For anyone who hasn't been, Bangkok is a mixture of very modern buildings and infrastructure mixed with an older more traditional way of life and as such is very interesting.

We spent five days in Bangkok and will almost certainly be back again sometime in the future, probably staying in a different part of the City next time.

Back on the plane once more for yet another 13hr trip to Heathrow where we picked up our car from Purple Parking ( very reasonable at about £60 for the best part of a Month ) and we headed off to Devon.
We met up with our friends, Nigel and Linda, for a very nice roast Sunday carvery lunch and catch up at the Exeter Arms and then went to my brother, Roger and sister in law Margaret's house to spend the evening and stay overnight. It was really good catching up with them both again and good to hear that they would be visiting us in the Summer for a couple of weeks.
The next morning after a visit to Crediton to deal with some banking business etc we drove down to Exmouth to visit Avril's sister and her husband, Denise and Ken.
Later in the afternoon we drove down to Ivybridge to visit our other son, John and daughter-in-law Claire and the grandkids, we were able to catch up for a few hours and have a nice dinner before heading off to the port for the overnight ferry home.
At just over a Month away this had been the longest we had be away but everything was fine and as it should be when we gt back.

Saturday, 9 February 2013

Winter update

I shall probably have to split this into at least two instalments as It's long overdue and a lot has been going on.
A couple of weeks into November, we caught the ST Malo to Portsmouth ferry as the first leg of our holiday. We had a very smooth crossing on the "Bretagne" and drove off to head for Wiltshire for our first stop which encompasses all of our family. We arrived in Dauntsey around 10.30 in the morning to visit Peter and Rachael.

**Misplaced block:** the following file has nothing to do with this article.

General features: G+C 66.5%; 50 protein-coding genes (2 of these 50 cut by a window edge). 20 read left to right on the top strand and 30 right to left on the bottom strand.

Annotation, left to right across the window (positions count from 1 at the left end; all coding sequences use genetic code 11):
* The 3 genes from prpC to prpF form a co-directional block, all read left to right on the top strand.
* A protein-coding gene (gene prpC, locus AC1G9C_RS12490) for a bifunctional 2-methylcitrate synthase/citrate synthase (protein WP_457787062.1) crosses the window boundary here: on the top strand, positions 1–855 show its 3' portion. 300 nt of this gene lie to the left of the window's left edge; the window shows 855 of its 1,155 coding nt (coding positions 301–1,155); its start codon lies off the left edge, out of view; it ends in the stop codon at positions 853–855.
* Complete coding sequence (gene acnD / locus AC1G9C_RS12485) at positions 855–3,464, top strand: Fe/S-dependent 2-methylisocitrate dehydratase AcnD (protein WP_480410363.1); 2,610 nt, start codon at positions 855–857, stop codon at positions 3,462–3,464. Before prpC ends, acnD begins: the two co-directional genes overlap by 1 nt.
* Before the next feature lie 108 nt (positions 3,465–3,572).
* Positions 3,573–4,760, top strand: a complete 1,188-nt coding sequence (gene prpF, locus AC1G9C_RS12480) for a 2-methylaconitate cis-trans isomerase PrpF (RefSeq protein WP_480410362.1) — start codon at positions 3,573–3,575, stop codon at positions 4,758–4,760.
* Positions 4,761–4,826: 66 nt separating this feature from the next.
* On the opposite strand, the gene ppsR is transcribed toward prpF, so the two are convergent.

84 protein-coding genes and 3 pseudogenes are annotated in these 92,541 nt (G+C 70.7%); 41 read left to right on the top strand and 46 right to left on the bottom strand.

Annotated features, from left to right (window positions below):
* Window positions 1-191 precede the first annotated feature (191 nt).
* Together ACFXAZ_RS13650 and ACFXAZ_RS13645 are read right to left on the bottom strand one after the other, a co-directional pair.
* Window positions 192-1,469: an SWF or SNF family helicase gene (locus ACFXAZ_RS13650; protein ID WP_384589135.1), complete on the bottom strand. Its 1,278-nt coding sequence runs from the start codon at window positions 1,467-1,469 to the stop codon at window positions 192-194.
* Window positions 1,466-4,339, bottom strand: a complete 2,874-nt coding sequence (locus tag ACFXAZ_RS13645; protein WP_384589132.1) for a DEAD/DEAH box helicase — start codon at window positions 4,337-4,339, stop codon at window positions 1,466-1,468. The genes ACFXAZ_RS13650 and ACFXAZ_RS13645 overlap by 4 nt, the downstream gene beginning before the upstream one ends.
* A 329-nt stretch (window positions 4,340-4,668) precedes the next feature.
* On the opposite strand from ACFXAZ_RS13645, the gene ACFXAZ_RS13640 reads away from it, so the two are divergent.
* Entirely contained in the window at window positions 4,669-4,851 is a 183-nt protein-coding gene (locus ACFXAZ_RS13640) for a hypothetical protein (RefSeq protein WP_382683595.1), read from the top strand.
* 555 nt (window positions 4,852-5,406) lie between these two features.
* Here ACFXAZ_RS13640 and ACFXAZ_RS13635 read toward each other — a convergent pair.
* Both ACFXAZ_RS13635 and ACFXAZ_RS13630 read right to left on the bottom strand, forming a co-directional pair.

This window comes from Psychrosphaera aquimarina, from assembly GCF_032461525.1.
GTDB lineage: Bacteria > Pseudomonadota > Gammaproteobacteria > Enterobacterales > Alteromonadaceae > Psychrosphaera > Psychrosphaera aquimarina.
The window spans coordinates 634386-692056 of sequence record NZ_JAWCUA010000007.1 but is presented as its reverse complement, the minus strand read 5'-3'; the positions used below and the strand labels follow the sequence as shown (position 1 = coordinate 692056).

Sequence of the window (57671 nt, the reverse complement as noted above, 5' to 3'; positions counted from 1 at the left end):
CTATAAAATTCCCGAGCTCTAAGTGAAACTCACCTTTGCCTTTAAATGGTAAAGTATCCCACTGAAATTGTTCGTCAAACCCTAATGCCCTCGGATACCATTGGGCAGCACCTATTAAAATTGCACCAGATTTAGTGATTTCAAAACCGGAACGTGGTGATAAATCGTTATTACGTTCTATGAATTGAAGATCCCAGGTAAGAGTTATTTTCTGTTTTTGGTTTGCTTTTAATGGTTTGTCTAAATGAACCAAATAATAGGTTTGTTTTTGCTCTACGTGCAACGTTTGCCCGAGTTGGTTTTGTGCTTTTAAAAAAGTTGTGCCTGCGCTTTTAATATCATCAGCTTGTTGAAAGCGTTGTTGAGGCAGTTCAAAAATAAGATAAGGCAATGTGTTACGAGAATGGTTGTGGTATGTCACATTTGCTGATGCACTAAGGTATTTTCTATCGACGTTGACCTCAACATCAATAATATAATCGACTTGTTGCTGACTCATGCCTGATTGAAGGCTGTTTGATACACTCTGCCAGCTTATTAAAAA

Actually as soon as we arrived we were off again, Peter had a meeting to attend for the Midget car racing that he does with two of his brothers, Steve and John. So after a quick cup of coffee I jumped in his car and attended the meeting with him while Avril went off with Rachael to see to her horse.
We all got back to his house in the afternoon and had a very nice visit staying overnight and leaving in the morning when they both had to go to work.

We then headed off to visit and stay with David and Amanda and our grandchildren in Herts, we had arranged for us all to go out for dinner in Hitchin in the evening where we met up with Steve and Jenny. We had a lovely evening in Zizzi's an Italian restaurant.

The next morning we headed off again and visited B&Q and Tesco's to stock up on some things we find either difficult or expensive to buy in France. We then set off for Heathrow to catch our flight to our first stop in Singapore. We flew out on the new(ish) Airbus 380 which is huge and can seat up to 800 people!
The flight there was very comfortable and we both managed to get some sleep on our 12 hour flight. We stop in the Ibis hotel on Bencoolin  road, a very nice hotel right in the middle of things with easy access to busses and underground. I can recommend this hotel to anyone staying in Singapore.
Eating out is inexpensive with a good variety of restaurants in the area, it is also close to the huge Burgis market.

After a really enjoyable 5 nights there we got back on the plane for another 13 hour trip to New Zealand via Australia.
As always wen we got there is was like we had never been away Anna and the kids were there to meet us at the airport and we were soon at her house which has the most gorgeous view from her lounge windows overlooking Hataitai and the sea beyond.
Although they live on the other side of the world from us by staying there for the best part of a couple of weeks means that we really have time to catch up on each others lives but not so long to interrupt their way of life.
The position of their house means that there is a wide variety of beaches and coastline to visit all within about a 20 minute drive, some of the area is quite dramatic as you can see from the photo below.